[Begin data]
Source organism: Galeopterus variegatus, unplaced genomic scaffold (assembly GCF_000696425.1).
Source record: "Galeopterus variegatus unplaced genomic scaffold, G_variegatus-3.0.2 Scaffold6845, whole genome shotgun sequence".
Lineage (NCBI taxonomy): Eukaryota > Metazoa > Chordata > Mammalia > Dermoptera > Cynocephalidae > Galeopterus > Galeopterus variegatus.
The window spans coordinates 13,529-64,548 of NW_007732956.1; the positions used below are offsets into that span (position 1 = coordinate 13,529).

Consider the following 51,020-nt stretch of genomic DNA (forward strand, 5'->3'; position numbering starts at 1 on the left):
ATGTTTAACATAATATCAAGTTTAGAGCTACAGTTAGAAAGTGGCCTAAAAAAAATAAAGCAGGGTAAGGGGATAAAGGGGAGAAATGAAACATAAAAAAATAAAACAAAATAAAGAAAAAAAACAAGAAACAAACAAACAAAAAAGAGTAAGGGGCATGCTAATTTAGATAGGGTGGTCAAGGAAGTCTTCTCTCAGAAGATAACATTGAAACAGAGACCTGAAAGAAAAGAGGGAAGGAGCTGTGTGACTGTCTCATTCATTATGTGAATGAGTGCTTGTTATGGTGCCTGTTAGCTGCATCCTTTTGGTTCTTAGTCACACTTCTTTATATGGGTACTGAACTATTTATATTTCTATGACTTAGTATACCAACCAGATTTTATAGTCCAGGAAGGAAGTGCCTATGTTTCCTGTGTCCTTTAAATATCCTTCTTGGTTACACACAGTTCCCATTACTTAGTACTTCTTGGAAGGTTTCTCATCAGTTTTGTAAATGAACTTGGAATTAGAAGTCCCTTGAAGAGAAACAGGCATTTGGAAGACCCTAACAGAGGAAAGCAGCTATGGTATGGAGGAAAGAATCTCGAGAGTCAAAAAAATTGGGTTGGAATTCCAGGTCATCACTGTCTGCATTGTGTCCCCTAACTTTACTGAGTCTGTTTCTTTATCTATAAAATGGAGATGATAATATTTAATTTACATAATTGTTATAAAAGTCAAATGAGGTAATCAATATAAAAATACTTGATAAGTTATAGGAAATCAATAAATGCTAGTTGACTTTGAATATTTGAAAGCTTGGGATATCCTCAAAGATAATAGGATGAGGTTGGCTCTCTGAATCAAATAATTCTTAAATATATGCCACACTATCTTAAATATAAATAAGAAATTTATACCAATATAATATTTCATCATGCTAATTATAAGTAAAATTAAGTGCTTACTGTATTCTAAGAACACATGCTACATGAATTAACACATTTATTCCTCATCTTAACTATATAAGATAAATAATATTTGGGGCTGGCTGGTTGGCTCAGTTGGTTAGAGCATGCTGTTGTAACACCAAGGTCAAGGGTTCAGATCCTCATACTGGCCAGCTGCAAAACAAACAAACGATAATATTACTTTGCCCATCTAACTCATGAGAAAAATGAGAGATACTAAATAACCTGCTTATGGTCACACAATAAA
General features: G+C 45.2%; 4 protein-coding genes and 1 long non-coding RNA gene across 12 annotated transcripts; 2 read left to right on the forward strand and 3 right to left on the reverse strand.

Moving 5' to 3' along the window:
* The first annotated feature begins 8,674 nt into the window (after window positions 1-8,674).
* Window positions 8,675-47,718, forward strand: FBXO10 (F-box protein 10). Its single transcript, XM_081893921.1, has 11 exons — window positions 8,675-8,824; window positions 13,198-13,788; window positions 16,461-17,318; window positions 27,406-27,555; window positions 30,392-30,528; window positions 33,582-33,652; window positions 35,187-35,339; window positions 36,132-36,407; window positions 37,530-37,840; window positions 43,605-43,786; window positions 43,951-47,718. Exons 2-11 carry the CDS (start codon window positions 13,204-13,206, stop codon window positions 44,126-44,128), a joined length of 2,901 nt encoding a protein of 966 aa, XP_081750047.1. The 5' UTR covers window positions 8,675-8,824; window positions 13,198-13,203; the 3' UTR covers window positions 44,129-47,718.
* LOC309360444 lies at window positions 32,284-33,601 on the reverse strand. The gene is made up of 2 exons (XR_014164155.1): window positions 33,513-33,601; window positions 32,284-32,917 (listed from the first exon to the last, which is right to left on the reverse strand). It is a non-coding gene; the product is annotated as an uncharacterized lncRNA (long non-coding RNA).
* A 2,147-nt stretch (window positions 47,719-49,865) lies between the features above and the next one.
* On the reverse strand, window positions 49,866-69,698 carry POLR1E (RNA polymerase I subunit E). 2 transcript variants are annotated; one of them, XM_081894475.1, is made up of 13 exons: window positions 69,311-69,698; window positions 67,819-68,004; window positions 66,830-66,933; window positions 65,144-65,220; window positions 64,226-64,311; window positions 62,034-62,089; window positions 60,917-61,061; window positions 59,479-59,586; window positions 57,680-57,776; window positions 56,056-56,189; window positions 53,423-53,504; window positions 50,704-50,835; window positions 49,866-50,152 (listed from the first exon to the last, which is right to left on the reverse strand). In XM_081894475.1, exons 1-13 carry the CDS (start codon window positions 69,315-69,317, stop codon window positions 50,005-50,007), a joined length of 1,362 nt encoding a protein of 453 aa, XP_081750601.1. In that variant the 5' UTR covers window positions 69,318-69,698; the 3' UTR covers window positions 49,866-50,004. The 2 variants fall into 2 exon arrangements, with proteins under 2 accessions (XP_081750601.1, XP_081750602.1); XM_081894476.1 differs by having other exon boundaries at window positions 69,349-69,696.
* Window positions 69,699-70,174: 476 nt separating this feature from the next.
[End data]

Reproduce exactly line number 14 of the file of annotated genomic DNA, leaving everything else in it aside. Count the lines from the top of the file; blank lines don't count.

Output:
* Window positions 69,699-70,174: 476 nt separating this feature from the next.